As the new school year is in full swing, I was thinking about how we, as parents, approach homework. Each night, our kids get down to business and usually need a bit of help to get started, and more to get finished. As a parent, we feel obligated to help, and we should. But what ends up happening all too often is we end up doing the work for our kids.
I know this has happened to me, especially when it comes to the worst type of homework that exists, Science Projects. A recent poll showed that 43% of parents do their homework for their kids. 43%! As far as I can gather, these are the main reasons parents helping turns into parents doing the work for their kids.
1) It saves time: I’ve fallen into this trap. Your child is taking their time figuring something out, or maybe is feeling lazy and is looking for an answer. Rather than help them come to the right conclusion and working things out, you just give them the answer to speed things up. It can’t hurt that much, right?
2) You’re worried about how it reflects on your kids: None of us want our kids to fail, even if it’s just a simple homework assignment. And some parents don’t want their children to be viewed as anything less than brilliant, so they just do the homework for their kids. Obviously this has some terrible results once it’s time for the test, but it still happens way more than it should.
3) You’re worried about how it reflects on you: If my kid is doing poorly in school, or if they are behind and need extra help, what will the teacher think about me as a parent? Will they think I’m not helping enough at home? Will they assume that my child isn’t very smart and my genes or parenting is to blame? I know it sounds silly, but this is a real reason why parents do homework for their kids.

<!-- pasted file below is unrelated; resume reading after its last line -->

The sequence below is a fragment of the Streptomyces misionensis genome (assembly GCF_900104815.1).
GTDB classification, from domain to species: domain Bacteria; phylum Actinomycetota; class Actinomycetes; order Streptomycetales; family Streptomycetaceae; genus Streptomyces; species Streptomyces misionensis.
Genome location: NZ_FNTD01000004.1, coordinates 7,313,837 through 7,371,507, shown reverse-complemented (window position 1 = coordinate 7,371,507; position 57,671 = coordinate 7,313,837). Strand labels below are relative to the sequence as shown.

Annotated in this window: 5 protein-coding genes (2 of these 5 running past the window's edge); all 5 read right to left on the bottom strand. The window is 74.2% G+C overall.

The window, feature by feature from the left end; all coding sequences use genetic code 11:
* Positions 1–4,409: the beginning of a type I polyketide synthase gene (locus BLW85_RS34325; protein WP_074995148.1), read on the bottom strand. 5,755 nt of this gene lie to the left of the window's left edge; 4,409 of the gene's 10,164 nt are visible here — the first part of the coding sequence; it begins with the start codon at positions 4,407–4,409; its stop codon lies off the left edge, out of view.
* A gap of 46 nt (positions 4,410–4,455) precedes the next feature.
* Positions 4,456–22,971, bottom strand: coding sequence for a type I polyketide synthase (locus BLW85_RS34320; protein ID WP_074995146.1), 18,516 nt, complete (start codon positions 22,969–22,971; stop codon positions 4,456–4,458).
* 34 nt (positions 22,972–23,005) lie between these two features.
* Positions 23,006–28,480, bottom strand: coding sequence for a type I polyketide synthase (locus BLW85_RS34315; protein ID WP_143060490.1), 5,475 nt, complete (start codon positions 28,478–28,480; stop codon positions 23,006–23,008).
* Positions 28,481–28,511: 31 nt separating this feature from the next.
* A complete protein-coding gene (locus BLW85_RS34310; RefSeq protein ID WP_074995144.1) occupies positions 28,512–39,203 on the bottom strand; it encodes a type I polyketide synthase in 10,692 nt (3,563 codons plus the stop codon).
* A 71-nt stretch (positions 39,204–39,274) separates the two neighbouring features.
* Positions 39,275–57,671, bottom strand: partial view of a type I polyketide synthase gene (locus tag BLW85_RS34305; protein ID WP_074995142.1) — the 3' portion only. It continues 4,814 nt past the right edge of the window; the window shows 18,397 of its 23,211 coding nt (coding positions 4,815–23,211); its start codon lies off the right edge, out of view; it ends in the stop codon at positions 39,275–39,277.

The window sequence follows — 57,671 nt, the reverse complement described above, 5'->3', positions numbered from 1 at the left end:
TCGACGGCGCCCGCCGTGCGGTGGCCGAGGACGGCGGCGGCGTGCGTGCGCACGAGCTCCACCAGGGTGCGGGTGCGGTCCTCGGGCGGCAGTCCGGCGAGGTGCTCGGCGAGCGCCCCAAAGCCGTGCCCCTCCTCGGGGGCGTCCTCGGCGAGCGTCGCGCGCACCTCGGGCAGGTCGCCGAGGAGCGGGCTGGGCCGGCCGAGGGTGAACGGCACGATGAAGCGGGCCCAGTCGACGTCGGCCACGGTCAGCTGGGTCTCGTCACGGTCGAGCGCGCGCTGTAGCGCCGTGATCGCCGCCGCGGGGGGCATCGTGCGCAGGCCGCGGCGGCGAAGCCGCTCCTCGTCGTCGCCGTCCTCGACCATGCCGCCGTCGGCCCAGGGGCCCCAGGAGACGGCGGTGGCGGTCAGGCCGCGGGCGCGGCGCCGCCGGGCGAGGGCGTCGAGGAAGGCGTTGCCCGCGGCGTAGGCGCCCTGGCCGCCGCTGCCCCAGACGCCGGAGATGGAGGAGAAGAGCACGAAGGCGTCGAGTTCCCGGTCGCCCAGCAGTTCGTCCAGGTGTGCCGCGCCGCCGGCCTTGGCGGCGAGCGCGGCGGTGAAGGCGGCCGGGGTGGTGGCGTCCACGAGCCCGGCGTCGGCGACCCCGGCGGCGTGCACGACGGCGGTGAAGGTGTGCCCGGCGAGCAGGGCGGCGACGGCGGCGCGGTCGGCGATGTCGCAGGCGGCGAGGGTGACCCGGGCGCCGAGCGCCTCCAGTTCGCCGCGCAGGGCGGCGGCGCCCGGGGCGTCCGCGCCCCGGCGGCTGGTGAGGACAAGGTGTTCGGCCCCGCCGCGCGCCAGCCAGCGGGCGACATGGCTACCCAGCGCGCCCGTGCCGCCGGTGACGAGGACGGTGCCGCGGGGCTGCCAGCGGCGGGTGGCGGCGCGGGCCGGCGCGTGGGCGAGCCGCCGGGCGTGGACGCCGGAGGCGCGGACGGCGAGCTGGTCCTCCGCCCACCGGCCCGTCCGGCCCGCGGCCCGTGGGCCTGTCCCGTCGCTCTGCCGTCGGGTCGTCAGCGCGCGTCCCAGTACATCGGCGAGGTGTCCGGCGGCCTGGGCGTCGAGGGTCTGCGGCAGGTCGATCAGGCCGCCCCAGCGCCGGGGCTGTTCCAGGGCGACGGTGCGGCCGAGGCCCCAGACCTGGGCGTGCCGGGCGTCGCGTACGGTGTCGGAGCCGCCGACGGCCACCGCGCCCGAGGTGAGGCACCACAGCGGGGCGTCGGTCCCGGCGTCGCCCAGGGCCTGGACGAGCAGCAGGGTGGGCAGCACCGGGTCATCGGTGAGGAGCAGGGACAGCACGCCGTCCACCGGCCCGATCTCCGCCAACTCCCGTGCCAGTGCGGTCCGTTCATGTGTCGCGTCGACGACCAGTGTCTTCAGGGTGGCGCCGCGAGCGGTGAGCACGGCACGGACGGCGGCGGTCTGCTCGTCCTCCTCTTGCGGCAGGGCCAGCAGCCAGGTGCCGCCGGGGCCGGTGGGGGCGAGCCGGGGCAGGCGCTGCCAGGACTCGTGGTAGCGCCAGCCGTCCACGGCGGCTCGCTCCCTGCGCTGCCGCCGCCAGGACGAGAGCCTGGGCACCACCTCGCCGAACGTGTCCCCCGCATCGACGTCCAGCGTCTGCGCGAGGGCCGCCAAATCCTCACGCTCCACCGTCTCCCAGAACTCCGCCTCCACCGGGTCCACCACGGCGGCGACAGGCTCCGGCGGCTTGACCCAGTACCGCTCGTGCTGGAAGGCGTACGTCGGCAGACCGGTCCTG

Of course, teachers are almost always able to spot when we are doing the work, but it’s tough to prove and further complicates things for our kids. And if we think about it, we have to know that doing the work for our kids is not helping them long term anyway. Not to mention the moral implication that says it’s ok to turn in work that someone else completed and take credit for it.
It’s the reasons we have to let our kids fail sometimes. More importantly, we need to learn how to be better teachers to our children when it comes to their homework. They will need our help, sometimes to the point of tears, but the next time you want to grab the pencil and just get it over with, remember the negatives that go along with doing the work for them.